Cosmic Accelerators: Understanding Nature's High-energy Particles and Radiation

November 6 - 9, 2017

Annapolis, Maryland

The Joint Space-Science Institute (JSI), a partnership between the University of Maryland College Park and the NASA-Goddard Space Flight Center, is pleased to host a conference on "Cosmic Accelerators: Understanding Nature's High-energy Particles and Radiation".  The meeting will take place over 3.5 days on November 6-9, 2017, in historic Annapolis, Maryland.

The meeting will bring together scientists working on the detection of high-energy particles and radiation signatures and theorists and modelers to engage in a discussion of the mechanisms for particle acceleration across the broad range of astrophysical sources from the heliosphere to galaxy clusters.  The conference will include presentations on the latest data from a range of observatories and insights into the mechanisms for particle acceleration coming from theoretical developments and large-scale simulations.  The goal of the meeting is to assess where we stand in our effort to understand the sources of energetic particles throughout the universe, identify key challenges and explore the implications for understanding the dynamics of astrophysical systems.  A list of the topical sessions is shown below.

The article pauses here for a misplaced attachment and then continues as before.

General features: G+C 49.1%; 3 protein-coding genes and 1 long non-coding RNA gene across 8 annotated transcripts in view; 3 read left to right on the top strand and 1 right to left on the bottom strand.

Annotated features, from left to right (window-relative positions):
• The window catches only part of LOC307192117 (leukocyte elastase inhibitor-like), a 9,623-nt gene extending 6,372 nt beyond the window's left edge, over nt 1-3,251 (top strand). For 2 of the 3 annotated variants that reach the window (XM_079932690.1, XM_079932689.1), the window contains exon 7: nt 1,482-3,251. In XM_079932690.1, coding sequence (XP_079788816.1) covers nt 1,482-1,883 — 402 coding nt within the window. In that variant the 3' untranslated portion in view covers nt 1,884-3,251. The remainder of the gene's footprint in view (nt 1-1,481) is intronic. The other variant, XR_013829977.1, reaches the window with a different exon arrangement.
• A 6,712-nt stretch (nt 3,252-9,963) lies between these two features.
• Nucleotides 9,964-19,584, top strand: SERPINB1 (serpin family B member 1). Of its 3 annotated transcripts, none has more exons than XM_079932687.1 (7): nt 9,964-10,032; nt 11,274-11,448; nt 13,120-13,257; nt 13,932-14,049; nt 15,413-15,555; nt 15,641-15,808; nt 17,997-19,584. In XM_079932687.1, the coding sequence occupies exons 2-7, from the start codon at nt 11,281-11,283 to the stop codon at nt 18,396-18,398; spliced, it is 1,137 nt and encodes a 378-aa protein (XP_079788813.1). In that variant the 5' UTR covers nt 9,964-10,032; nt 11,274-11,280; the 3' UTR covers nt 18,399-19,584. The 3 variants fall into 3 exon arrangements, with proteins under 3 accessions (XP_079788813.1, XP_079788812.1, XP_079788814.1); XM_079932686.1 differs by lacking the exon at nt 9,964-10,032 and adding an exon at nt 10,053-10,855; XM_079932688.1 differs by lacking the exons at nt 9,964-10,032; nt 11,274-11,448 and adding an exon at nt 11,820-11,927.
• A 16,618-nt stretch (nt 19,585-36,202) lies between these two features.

The program of overview and invited talks is now complete. The list of invited speakers can be found here.  We are soliciting scientific contributions to this meeting that can take the form of oral presentations (15 minute presentation + 5 minute for discussion) or posters.Thus, we are encouraging a broad range of participation, including early career scientists and students.  Students qualify for a reduced registration fee.

The pre-registration deadline and the deadline for the submissions for oral presentations is October 13 with a final deadline for posters of October 27.


  • Setting the Stage: overviews of observations and acceleration mechanisms
  • The Heliosphere: a local laboratory
  • Cosmic Rays
  • Supernova Remnants
  • Pulsars, Pulsar Winds, Pulsar Wind Nebulae 
  • Black Holes, AGN, Jets and GRBs 
  • Galaxy Clusters
  • Fast Radio Bursts